"A few Sundays ago, Britain marked the anniversary of the day, in 1807, when Parliament abolished the trans-Atlantic slave trade, ending a commerce that had transported millions of Africans across the ocean, chained down in the vile holds of British ships. The bicentennial is being observed with television shows and museum exhibitions, academic conferences, commemorative stamps, a poetry contest and... Washington Post Book Review (read the entire Washington Post review) a movie, 'Amazing Grace.' Though many are using the anniversary to focus attention on Britain's malignant slave-trading past, it is hard not to see it also as a celebration of humanitarian activism. That day in 1807 showed how recognizing wrongs could make a right: the right of slaves to be treated with compassion and, in due course, the right of slaves to be free. Already by 1776 it had seemed 'self-evident,' at least to the slave-owning Thomas Jefferson, that 'all men were created equal.' Of course, like all brilliant rhetoric, his claim was both startlingly and deceptively simple: It masked what may have been the most revolutionary (and in practice, controversial) aspect of American independence. For why and when did we ever start to think that human beings were universally equal, let alone obviously so? Lynn Hunt's elegant 'Inventing Human Rights' offers lucid and original answers. A renowned historian of revolutionary France, Hunt demonstrates how the concept of universal human rights coalesced in the American and French Revolutions and went on to provide the basis for the 1948 United Nations Universal Declaration of Human Rights. Revolutionaries often see themselves as beginning the world anew, but neither the Americans nor the French conjured up their visions of equality and liberty in a void. Hunt skillfully situates their discourse of rights within a series of broader cultural changes that transformed how (Western) human beings related to one another. It is no accident, she argues, that ideas about common humanity emerged at the same time that people began to take an interest in portraiture, to listen to music in contemplative silence and, above all, to read novels. Indeed, Hunt's mastery of the 18th-century European landscape allows the book to double as a fresh interpretation of Enlightenment culture. Jean-Jacques Rousseau, for instance, matters for Hunt less as the author of 'The Social Contract' than as the author of the influential novel 'Julie, or the New Heloise.' This, she argues, together with the sensationally popular books written by Samuel Richardson, taught readers how to empathize with others. Jefferson, a great consumer of novels, claimed that reading fiction induced a 'strong desire in ourselves of doing charitable and grateful acts.' Hunt pushes this further by claiming, on the basis of recent neuroscientific research, that 'reading accounts of torture or epistolary novels had physical effects that translated into brain changes' and stimulated readers to make society more humane. This appeal to brain chemistry may seem a stretch, but Hunt's compelling argument can easily stand without it. Paralleling the rise of empathy, Europeans and Americans of the later 18th century had begun to reconceive their physical selves and develop new standards for the treatment of bodies. It became less and less acceptable for people to urinate or spit in public, blow their noses into their hands or share a bed with strangers. At the same time, states phased out the use of torture, which now appeared intolerably cruel. So, too, did the corporeal abuses of the slave trade, deplored by British abolitionists from the 1780s on. The American Declaration of Independence (1776) and the French Declaration of the Rights of Man and Citizen (1789) translated all this into a language of universal and natural rights. Once made explicit, these rights had cascading consequences. Hunt neatly traces the 'bulldozer force of the revolutionary logic of rights' whereby, in France, Protestants and Jews gained political rights by 1791, propertyless men in 1792, and slaves were emancipated in 1794. But, alas, history is not always logical. Women suffered 'universal exclusion from political rights in the eighteenth century and for most of human history.' Napoleon reinstated French slavery in 1802, the British Empire retained it until 1833, and only in the 1860s did the United States fight a war to end slavery. In her final chapter, Hunt explains the long, perplexing gap between the 18th-century declarations and that of the United Nations. The rise of competitive nation-states, together with pseudo-scientific claims about race and gender, trounced ideas of universal equality. It took the mass carnage of two world wars to return us to the simpler — if more challenging — universalism of the Enlightenment. Yet as famine, torture and ethnic slaughter persist into the 21st century, Hunt closes with a paradox. Adam Smith observed that the 'soft power of humanity' is not enough to prevent people from acting in self-interest; it takes 'reason, principle, conscience' to attain a greater good. If we needed empathy to make us articulate principles in the first place, now it seems we need the discipline of principles to teach us how to empathize again. Maya Jasanoff, a fellow of the New York Public Library's Cullman Center for Scholars and Writers, is the author of 'Edge of Empire: Lives, Culture, and Conquest in the East, 1750-1850.'" Reviewed by Judy BudnitzMichael DirdaJonathan YardleyLaila HalabyMaya Jasanoff, Washington Post Book World (Copyright 2006 Washington Post Book World Service/Washington Post Writers Group)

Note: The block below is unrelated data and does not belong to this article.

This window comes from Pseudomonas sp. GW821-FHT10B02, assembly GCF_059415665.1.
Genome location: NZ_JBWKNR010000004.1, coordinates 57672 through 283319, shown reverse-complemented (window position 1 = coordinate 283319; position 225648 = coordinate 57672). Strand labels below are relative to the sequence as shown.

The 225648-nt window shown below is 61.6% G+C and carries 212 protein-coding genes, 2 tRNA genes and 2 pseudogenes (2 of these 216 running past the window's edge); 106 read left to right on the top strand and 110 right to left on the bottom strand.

(hide most of this review)
Book News Annotation:
In the 1776 US Declaration of Independence and the 1789 French Declaration of the Rights of Man and Citizen, Hunt (modern European history, U. of California-Los Angeles) finds the first clear articulations of human rights. How, she asks, could slave-owner Jefferson and aristocrat Lafayette speak of self-evident, inalienable right of all men. She looks for the precursor ideas, and traces the fate of the concept down to the 1948 Universal Declaration of Human Rights. Annotation ©2007 Book News, Inc., Portland, OR (booknews.com)
In this extraordinary work of cultural and intellectual history, Professor Hunt grounds the creation of human rights in the changes that authors brought to literature, the rejection of torture as a means of finding out truth, and the spread of empathy over the centuries.
About the Author
Lynn Hunt, former president of the American Historical Association and professor of history at UCLA, is the author of Politics, Culture, and Class in the French Revolution and co-author of Telling the Truth About History.
What Our Readers Are Saying